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How Does the NRM Solve a Problem Like Anite?



Around the 20th of April 2020, about a month into the most stringent part of the Covid-19 lockdown, Mr Francis Zzake, the Honourable Member of Parliament from Mityana Municipality, held a food drive in his constituency.

Not long afterwards, the junior minister for Investments and Privatization in the Ministry of Finance, Evelyn Anite, followed suite and had her own food drive in Koboko Municipality. Both members of parliament handed out a few cup fulls of rice and sugar to selected members of their community.

Their justification without a doubt was that they were supporting the vulnerable in their communities with food relief to help them through the lockdown. The cynics however, read an ulterior motive in their altruism. It seemed to many that the politicians were simply eager to jump the start gun on an election season that had been delayed by the lockdown. The token amounts of food relief that they handed out would support the latter theory.

Whatever the case, the problem they had to contend with was that food distribution drives had been banned during the lockdown. The Government had instituted protocols to facilitate the national fundraising and distribution of food relief, and both Members of parliament acted in contravention of those protocols.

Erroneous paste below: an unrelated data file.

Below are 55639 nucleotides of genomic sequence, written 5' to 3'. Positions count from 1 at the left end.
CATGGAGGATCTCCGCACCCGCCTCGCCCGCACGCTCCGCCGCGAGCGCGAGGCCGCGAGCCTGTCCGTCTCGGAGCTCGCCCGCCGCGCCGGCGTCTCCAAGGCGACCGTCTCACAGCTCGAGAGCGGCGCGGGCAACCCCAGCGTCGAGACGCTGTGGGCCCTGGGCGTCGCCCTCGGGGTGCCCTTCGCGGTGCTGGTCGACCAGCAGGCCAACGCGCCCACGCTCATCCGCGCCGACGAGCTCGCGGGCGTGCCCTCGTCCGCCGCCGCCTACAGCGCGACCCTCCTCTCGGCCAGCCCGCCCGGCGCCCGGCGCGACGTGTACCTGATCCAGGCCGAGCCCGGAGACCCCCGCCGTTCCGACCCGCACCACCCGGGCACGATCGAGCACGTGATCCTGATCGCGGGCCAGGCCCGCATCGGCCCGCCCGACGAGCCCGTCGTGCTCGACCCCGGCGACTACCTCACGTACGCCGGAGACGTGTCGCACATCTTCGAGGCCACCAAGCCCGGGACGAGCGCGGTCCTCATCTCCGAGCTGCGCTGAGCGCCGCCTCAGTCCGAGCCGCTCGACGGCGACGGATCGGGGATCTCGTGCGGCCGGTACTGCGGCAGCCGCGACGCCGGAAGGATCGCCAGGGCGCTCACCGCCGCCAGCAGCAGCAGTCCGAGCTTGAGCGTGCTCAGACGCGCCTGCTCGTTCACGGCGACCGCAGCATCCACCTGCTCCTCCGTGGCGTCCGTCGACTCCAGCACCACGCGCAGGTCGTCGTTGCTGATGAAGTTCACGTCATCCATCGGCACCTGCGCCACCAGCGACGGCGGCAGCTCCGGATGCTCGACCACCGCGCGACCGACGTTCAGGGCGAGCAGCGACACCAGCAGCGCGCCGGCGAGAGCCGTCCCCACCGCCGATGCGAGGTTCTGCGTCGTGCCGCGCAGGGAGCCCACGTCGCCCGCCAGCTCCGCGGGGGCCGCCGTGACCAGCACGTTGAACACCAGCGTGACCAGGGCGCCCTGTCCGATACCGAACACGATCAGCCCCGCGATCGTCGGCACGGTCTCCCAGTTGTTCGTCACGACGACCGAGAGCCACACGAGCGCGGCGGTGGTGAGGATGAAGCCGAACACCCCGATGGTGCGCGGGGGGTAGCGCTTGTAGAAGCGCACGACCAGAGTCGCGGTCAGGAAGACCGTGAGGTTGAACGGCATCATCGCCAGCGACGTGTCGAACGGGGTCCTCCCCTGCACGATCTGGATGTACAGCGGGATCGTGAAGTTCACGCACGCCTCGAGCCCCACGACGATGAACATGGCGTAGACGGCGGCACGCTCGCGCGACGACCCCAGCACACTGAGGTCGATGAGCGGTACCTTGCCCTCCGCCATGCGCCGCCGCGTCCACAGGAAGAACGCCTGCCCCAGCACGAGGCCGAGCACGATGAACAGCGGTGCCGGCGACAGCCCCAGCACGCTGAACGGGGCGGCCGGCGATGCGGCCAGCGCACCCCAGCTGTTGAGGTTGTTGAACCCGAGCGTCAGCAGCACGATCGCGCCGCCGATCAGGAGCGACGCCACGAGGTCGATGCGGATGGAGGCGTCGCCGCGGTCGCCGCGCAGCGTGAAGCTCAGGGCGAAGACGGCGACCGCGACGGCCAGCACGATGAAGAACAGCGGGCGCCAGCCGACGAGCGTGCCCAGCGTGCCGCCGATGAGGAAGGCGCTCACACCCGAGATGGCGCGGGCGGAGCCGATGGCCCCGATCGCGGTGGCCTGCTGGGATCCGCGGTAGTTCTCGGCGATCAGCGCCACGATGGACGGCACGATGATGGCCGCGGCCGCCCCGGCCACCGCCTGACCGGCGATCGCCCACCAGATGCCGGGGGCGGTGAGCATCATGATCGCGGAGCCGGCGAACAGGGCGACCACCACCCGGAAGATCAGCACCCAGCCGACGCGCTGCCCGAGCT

The ban on food drives had been instigated by the President, H.E. Yoweri Museveni. In his own words he had stated that politicians who held food drives were ‘opportunistic and irresponsible’, and ‘a danger to the health of the people’. He had further called for the arrest and charge of all politicians engaged in food drives.

In accordance with the presidential decree, Mr. Francis Zzake, an opposition politician, was arrested and by his account tortured.

Nothing at all happened to Ms. Evelyn Anite, a government minister and member of parliament for the ruling NRM.

This was not the last time that Anite would flout the government’s Covid-19 rules with no consequences. Her impunity suggests that the Covid-19 rules are meant for everyone apart a select few in the NRM.

On July 11th, 2020, both Anite and the Minister of Health, Ms. Ruth Aceng, held events in their respective constituencies that attracted several hundreds of people and violated the standard operating procedures (SOPs) put in place to protect against Covid-19.

The president himself would later mount a spirited defence for the pardon of the Health Minister. He made the case that minister Aceng was a novice in elected politics and had exercised an error in judgement borne of this inexperience. However, no such appeal to pardon was extended for Anite. Her violation yet again passed unmentioned and unpunished.

Anite flexed her impunity again on the 8th of August 2020. She organized a procession with hundreds of people in her constituency to receive an ambulance she had donated to the community. The procession violated every SOP that the Government had put in place to regulate political activity in the pandemic.

Anite would later claim that she was well on her journey to Kampala when the procession arose, but a clever piece of journalism by NBS’ Canary Mugume provided video evidence of her official ministerial car marshalling the procession from its back.